“Canine cognitive dysfunction is under-diagnosed and misdiagnosed in a lot of dogs … and while we’ve made great strides in understanding how Alzheimer’s affects humans, we’re just now starting to understand how dogs are impacted by similar issues as they age,” Scott notes. “As a result, sometimes people think their dog needs to start a new obedience training regimen in order to improve his behavior — but the only thing that’s going to do is make your dog even more anxious.”

Some Final Thoughts on Sundowning in Dogs

When it comes to sundowning in dogs, experts agree the best thing to do for your dog in his later years is to continue to provide him with a healthy diet and ample exercise, a predictable routine and mental stimulation, and medication when appropriate to keep him as comfortable as possible — particularly in the evening hours. “Although it’s not possible to completely reverse the clinical signs associated with this condition, it is possible to maintain a good quality of life — for both the animal and the owner — as your pet experiences his “golden years,’” Dr. Pincetl concludes.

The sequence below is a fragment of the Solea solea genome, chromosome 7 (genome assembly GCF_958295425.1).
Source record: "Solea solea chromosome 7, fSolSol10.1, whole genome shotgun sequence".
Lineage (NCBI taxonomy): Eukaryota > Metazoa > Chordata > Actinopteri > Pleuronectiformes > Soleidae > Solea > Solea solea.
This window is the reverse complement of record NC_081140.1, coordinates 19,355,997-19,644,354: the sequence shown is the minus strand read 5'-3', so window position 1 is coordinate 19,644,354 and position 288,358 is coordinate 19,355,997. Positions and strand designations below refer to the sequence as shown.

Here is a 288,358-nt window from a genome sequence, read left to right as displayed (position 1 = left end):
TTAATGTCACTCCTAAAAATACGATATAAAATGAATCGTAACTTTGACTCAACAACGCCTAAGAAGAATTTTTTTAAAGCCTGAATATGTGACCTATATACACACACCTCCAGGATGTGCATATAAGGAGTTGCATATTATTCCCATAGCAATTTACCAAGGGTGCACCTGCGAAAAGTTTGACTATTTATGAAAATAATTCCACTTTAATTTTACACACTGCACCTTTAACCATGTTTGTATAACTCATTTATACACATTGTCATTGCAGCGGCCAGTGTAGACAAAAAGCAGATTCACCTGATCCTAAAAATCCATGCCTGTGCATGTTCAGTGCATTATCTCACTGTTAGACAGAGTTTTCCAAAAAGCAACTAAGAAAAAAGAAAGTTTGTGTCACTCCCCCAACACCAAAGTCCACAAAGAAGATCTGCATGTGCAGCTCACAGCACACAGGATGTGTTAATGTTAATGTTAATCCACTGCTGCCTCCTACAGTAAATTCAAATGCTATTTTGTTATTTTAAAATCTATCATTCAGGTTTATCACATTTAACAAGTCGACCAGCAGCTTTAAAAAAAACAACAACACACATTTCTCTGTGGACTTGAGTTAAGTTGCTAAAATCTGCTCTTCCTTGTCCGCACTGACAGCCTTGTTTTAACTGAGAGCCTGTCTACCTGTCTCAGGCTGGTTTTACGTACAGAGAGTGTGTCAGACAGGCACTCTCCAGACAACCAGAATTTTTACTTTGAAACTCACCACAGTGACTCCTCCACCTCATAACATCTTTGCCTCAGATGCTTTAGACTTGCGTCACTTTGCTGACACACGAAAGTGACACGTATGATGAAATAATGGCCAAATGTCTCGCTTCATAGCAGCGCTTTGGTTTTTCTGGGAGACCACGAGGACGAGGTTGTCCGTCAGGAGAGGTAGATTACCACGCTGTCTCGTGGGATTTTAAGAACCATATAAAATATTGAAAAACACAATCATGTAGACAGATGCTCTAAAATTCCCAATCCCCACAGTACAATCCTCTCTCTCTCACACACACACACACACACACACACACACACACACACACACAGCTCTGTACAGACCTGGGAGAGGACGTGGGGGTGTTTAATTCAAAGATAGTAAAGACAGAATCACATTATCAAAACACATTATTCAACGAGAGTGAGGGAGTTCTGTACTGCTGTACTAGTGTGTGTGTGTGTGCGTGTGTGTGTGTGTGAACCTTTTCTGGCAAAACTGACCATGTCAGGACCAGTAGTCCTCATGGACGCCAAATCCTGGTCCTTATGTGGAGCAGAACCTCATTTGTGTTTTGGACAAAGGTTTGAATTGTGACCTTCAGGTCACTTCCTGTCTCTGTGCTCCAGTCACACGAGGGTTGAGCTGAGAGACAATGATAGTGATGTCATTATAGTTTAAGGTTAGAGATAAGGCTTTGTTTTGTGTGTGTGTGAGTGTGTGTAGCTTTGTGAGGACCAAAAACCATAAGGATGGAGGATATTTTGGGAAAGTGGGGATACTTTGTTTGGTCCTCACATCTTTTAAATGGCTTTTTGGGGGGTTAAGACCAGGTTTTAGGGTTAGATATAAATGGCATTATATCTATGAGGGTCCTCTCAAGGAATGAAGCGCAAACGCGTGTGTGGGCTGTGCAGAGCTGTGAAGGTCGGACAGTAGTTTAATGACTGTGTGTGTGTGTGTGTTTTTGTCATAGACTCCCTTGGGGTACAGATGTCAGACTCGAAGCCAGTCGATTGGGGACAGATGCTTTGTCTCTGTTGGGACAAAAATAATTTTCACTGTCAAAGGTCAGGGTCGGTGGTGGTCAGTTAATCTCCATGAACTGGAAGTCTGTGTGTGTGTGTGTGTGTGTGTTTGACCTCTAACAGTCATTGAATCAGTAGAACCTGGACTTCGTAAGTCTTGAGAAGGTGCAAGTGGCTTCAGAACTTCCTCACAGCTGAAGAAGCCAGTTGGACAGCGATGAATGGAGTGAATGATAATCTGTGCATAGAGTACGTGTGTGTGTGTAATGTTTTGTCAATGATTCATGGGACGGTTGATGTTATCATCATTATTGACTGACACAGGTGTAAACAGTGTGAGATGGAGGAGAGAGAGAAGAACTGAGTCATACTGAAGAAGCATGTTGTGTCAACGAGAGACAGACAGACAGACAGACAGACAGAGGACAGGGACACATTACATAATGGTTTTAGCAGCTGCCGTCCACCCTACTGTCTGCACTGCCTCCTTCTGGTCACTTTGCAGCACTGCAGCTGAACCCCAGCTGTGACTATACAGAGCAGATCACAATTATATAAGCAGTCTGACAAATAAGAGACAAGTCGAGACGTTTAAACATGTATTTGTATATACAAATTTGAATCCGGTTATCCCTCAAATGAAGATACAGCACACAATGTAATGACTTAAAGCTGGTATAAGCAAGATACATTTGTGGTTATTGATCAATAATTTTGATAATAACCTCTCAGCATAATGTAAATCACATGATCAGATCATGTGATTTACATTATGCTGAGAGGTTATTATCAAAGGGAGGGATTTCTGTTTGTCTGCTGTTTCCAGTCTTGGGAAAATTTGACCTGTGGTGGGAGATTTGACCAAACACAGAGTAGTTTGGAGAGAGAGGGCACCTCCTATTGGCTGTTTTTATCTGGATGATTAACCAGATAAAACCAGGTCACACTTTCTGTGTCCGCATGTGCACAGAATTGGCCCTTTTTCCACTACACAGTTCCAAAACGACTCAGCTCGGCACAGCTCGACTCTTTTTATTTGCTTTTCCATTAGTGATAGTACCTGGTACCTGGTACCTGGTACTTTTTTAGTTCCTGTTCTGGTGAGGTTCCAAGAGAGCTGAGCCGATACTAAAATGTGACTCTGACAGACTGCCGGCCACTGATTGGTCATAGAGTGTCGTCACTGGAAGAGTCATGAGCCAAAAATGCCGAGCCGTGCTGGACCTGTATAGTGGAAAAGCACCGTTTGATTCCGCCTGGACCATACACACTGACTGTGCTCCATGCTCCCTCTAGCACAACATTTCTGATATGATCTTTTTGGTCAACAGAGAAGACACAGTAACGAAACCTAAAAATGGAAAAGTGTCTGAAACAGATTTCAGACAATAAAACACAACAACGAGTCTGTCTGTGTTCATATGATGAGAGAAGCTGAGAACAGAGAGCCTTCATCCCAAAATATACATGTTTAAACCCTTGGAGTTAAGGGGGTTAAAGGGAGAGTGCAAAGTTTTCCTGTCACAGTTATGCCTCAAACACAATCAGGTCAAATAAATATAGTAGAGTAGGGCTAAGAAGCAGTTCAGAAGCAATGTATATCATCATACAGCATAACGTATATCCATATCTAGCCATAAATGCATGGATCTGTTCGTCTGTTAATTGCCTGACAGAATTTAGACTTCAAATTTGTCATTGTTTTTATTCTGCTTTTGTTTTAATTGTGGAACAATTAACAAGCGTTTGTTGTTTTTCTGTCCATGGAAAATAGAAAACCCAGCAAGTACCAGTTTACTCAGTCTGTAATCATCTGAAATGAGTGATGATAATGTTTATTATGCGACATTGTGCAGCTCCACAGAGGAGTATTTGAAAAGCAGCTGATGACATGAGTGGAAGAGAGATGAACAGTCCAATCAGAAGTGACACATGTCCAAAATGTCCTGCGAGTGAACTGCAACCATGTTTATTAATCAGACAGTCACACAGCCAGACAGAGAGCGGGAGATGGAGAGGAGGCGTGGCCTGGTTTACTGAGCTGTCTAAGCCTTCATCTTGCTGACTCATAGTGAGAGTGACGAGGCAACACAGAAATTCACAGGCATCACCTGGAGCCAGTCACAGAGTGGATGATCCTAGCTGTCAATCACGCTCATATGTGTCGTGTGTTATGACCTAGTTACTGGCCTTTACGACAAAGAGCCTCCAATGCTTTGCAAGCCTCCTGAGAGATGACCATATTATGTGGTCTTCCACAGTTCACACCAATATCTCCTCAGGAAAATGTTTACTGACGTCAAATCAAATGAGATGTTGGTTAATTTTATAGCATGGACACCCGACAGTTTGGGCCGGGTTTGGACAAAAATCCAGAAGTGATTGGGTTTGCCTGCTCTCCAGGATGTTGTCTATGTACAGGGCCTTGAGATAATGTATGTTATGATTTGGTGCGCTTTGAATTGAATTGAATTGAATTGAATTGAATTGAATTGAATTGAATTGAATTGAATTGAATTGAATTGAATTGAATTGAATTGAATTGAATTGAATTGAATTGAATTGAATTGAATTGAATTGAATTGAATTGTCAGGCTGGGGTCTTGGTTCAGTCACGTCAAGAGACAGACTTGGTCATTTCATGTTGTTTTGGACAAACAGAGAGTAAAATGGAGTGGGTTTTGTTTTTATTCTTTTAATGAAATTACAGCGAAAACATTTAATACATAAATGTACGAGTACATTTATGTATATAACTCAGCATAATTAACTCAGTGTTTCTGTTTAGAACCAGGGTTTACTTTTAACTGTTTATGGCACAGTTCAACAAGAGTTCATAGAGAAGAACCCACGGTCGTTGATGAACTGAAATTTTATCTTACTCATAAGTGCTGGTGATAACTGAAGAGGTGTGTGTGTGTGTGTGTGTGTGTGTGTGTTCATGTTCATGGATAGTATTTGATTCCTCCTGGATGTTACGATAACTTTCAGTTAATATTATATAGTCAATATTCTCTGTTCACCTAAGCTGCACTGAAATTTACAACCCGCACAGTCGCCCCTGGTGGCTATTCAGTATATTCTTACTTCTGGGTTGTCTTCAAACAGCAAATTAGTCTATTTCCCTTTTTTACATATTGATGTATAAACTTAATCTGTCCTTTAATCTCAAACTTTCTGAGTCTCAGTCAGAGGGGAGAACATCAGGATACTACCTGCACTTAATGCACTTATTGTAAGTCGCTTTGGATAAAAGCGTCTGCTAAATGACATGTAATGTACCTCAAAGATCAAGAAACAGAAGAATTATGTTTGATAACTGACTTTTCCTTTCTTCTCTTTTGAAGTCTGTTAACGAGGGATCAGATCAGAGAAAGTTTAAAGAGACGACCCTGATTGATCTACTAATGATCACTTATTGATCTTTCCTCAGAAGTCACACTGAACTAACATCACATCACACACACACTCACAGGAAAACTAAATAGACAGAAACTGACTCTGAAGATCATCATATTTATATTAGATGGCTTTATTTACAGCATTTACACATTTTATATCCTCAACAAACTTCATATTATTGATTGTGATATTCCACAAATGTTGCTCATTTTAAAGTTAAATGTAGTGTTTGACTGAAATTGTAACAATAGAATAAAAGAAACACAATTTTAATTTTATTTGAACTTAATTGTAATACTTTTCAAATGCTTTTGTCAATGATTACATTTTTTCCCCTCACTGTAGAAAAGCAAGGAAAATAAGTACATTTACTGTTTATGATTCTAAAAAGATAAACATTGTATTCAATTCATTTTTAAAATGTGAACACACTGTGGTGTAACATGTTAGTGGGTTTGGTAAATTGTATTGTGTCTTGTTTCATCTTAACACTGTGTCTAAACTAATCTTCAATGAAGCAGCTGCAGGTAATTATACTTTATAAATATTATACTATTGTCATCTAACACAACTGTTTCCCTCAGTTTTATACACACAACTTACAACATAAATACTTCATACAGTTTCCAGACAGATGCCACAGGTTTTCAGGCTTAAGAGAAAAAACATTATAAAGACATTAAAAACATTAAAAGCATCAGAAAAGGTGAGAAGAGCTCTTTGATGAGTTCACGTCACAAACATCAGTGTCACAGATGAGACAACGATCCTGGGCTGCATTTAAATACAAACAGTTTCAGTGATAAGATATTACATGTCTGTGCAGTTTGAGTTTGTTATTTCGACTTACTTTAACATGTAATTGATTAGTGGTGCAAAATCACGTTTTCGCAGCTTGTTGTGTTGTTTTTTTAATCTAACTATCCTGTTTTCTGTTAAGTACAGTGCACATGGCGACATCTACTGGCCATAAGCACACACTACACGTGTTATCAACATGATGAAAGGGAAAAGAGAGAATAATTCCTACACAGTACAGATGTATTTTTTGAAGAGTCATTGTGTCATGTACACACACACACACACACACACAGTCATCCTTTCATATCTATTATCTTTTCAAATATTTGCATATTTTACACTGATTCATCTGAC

Thumbnail: Photography ©Akchamczuk | Thinkstock.

About the author

Jennifer Lesser is a New Jersey-based freelance writer. A marathoner, triathlete, and Taekwondo black belt, she specializes in health and wellness — for people and canines — and has written for magazines and websites including Whole Dog Journal, Health, The Spruce Pets, Weight Watchers and Animal Sheltering. She is the proud pet parent of a rescued Cocker Spaniel/Shih Tzu mix named Miles, who has become her favorite running partner. Visit her online at jenniferlesser.com.

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16 thoughts on “Sundowning in Dogs — Yep, It’s Not Just a Human Problem”

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  3. One of my Pitbulls started to exhibit signs of “dementia” a year ago. Selegiline is a MIRACLE medication. Total reversal of the sad signs in 3 days. I greatly appreciate an article on this medication, impossible to find.

  4. Not funny that I was forced to sign up for your newsletter. I used a fictitious email addy to read the article and make this comment. smdh